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companies, or to impose the costs of such mismanagement on responsibility managed companies, and ultimately upon their policyholders. I would also repeat my belief that the proper role of the Federal Government in this field is to supplement industry efforts and state efforts, and that federal legislation should not be structured so as to preclude private solutions to the problem.
Insurance company insolvencies may be brought about in several ways. The four most likely causes are the following:
1. Major catastrophe covered under outstanding policies, as, for example, a major earthquake in a densely populated area;
2. Stock market crash, affecting substantially all the issues in a diversified investment portfolio;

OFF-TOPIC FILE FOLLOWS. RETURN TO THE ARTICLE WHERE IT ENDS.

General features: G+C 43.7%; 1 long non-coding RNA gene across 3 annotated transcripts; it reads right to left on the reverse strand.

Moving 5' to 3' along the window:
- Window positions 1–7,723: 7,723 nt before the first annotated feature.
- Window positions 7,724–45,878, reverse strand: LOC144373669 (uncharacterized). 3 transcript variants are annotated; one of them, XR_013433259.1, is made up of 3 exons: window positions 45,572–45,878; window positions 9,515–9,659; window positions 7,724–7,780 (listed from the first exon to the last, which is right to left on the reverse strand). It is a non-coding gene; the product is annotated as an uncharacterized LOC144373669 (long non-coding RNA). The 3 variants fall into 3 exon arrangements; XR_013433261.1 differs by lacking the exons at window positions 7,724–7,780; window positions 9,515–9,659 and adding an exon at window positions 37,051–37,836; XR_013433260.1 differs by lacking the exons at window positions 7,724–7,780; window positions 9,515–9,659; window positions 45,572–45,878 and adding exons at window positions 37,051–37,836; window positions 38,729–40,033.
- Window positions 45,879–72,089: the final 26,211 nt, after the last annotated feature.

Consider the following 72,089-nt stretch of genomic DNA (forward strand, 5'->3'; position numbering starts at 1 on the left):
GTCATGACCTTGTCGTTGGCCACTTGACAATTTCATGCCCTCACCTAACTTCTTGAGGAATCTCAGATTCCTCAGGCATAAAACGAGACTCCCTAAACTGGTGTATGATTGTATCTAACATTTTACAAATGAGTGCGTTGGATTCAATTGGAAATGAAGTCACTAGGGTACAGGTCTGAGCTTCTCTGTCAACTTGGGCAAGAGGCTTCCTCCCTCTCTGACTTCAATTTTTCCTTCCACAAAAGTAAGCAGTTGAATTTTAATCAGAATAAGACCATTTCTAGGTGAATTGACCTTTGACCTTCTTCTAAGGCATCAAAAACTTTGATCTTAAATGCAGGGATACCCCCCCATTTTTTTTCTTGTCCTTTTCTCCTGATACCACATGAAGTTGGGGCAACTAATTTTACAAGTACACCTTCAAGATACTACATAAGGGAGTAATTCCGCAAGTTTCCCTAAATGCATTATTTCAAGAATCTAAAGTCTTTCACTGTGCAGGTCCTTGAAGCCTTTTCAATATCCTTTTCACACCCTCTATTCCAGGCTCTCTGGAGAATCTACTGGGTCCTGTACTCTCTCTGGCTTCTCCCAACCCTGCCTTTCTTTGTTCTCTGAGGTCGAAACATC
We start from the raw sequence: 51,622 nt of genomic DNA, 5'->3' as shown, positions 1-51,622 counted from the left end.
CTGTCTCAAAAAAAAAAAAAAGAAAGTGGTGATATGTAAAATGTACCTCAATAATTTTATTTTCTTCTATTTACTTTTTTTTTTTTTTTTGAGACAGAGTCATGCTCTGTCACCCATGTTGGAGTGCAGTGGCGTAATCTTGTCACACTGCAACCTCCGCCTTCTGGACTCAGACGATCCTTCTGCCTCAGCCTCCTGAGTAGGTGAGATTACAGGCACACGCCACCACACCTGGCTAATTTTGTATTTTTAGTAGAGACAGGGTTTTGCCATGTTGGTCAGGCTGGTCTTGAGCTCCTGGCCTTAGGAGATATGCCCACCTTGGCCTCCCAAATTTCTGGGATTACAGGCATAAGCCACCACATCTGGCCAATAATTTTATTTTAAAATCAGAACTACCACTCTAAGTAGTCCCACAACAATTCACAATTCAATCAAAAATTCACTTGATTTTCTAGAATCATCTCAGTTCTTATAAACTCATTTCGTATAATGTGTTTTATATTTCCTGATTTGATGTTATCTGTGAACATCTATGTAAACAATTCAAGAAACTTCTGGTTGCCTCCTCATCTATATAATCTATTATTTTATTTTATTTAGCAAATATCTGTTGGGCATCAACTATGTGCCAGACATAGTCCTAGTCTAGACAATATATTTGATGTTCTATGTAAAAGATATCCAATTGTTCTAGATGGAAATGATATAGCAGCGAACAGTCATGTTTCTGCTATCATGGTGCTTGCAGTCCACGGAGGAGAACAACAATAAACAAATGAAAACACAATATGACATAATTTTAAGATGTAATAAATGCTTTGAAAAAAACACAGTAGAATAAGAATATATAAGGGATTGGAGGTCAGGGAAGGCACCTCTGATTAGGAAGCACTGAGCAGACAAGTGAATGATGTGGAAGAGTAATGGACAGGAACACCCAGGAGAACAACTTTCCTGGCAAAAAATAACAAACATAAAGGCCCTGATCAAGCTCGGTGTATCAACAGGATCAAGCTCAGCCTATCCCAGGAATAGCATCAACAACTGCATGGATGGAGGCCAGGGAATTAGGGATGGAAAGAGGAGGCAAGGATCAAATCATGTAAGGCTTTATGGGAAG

3. Dishonest or inept management;
4. Prolonged rate inadequacy coupled with prohibitions on withdrawal from the market. The first two causes can be avoided to an extent through proper underwriting and investment techniques. They cannot be eliminated entirely, nor can they be specifically anticipated. If they occur, they will require whatever disaster or emergency relief the public sector deems appropriate.
The third cause can be avoided to an extent by proper licensing and examination techniques. It cannot be entirely eliminated, and relief can be afforded through joint private and public efforts as described in my testimony on Senate Bill 2236
The fourth cause can and should be eliminated. Insurance rates must be permitted to respond to the inflationary pressures which are beyond the control of the insurance industry. Given responsive rates, there would be no demand for restrictions on withdrawals from the market.